Autumn brings some sort of edible berry to almost every climate. The best patches close to roadways, cities, and towns will be quickly picked over -- but if you're willing to hike a few miles into the woods, you can almost always find lush patches of berries ready for the picking.
(My favorites are blueberries -- I like to pick as many as I can, then freeze them for use in the winter.)
Of course, there are some poisonous berries out there, too. Sometimes they can look quite a bit like the edible cousins you're looking for! So make sure you know what you're picking. If you're not positive, bring a plant identification guide or -- better yet -- a real, living and breathing plant expert with until you're confident in your own identification skills.
Don't be too fast to assume that just because you're off the beaten track, the lakes and streams are barren. Quite the opposite, in fact -- there are usually plenty of native fish, and sometimes your local department of fish and game may even stock semi-remote lakes.
I'd much rather eat fish from a backcountry stream than one that runs straight through the middle of any city. That said, local fishing regulations still apply -- so make sure you understand the rules and have your fishing license handy... just in case.
Berries aren't the only wild edibles out there. From nuts and seeds to roots and flowers, you can collect real food as you hike -- but only if you know how to tell the safe from the unsafe.
I think of berries and other wild fruits as the training wheels of the foraging world. If you're going to delve deeper, you need A+ confidence in your ability to correctly identify safe wild foods. Getting there is easier than you might think -- start with a healthy dose of caution and common sense, then tackle a few local plant walks or foraging walks, led by local experts, to get yourself started.
Some wilderness survival schools will also teach you basic foraging skills, but make sure you're learning about the plants and animals that actually grow in your area. Guided plant walks are a good place to start!
Photography and hiking go together like... well, like just about any cliche you can think up. There's just so much out there to see. Bringing photographs back is a way to share that beauty with others, or prompt your own memories of the places you've been.
Just one warning: Don't get so carried away with your photographs that you forget to drink in the natural beauty with your own eyes, too.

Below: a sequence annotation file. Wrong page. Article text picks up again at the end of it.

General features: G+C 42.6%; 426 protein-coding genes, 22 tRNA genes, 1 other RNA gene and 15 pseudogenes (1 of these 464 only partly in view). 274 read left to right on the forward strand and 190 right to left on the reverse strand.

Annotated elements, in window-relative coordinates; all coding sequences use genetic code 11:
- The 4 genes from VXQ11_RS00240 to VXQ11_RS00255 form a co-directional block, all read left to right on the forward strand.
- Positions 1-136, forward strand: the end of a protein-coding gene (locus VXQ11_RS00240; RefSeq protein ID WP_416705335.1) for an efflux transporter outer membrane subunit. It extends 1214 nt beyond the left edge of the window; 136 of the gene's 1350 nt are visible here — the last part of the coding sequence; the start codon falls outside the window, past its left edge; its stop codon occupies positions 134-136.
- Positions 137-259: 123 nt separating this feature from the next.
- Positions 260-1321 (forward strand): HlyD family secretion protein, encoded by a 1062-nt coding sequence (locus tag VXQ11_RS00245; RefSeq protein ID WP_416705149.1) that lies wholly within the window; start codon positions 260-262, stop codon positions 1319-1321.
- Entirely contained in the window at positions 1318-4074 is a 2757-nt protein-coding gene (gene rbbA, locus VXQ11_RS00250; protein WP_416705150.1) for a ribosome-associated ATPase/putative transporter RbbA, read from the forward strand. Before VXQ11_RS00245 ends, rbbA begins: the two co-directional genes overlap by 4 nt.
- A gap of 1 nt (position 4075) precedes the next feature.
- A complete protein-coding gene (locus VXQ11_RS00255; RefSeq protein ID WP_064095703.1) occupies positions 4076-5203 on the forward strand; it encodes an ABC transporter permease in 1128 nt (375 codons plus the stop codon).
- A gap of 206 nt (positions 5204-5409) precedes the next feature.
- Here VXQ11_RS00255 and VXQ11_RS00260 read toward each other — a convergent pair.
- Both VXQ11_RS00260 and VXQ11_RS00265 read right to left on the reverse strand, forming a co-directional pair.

From a hiker's perspective, many of us will enjoy a good scramble just as much as any climber -- heck, some of us are climbers, too! But if you're venturing onto technical terrain (where you really need a rope or specialized skills to be safe), make sure you and everyone else in the party understand the risks and have the right skill set for managing them!
Even mild exposure merits respect and caution. But with that said, a good scramble or climb -- when tackled knowingly -- is a ton of fun!
"Getting somewhere" is one of the biggest reasons we hike, right? But sometimes just getting outside -- and really being there -- is enough of a destination.
Try this and see what you think: Instead of hiking to a specific place, just hit your favorite trail and find a place -- preferably off the trail -- to sit and watch. You might be amazed by just how much nature goes quiet when you pass by, and how much of it comes spilling back in if you take the time to sit, watch, and listen.
I imagine that in a survival situation, being able to track animals would come in very handy. But since most of us aren't in survival mode when we're out on a hike, it's more of a fun, educational activity for hikers -- although of course, being alert to signs that potentially dangerous animals are in the area is always a good thing.
So next time you're on the trail, why not play detective? Start by looking for animal tracks, then hunt up other clues to help fill in the picture of what they've been up to. Was it more than one animal? Can you see where they fed? How about scat? You get the idea.
You can learn a lot from books -- but We're firmly of the mind that there's no better school for real hands-on learning than the outdoors. Outdoor centers, science centers, municipal recreation programs and park facilities are usually rife with learning opportunities.
Pair hiking with education on outings that teach basic foraging and tracking skills, on birding walks to identify or survey local birds, or on outings that focus on the life-cycle of one specific animal. If no local groups offer such outings, you can DIY with the help of a good guidebook and a little common sense.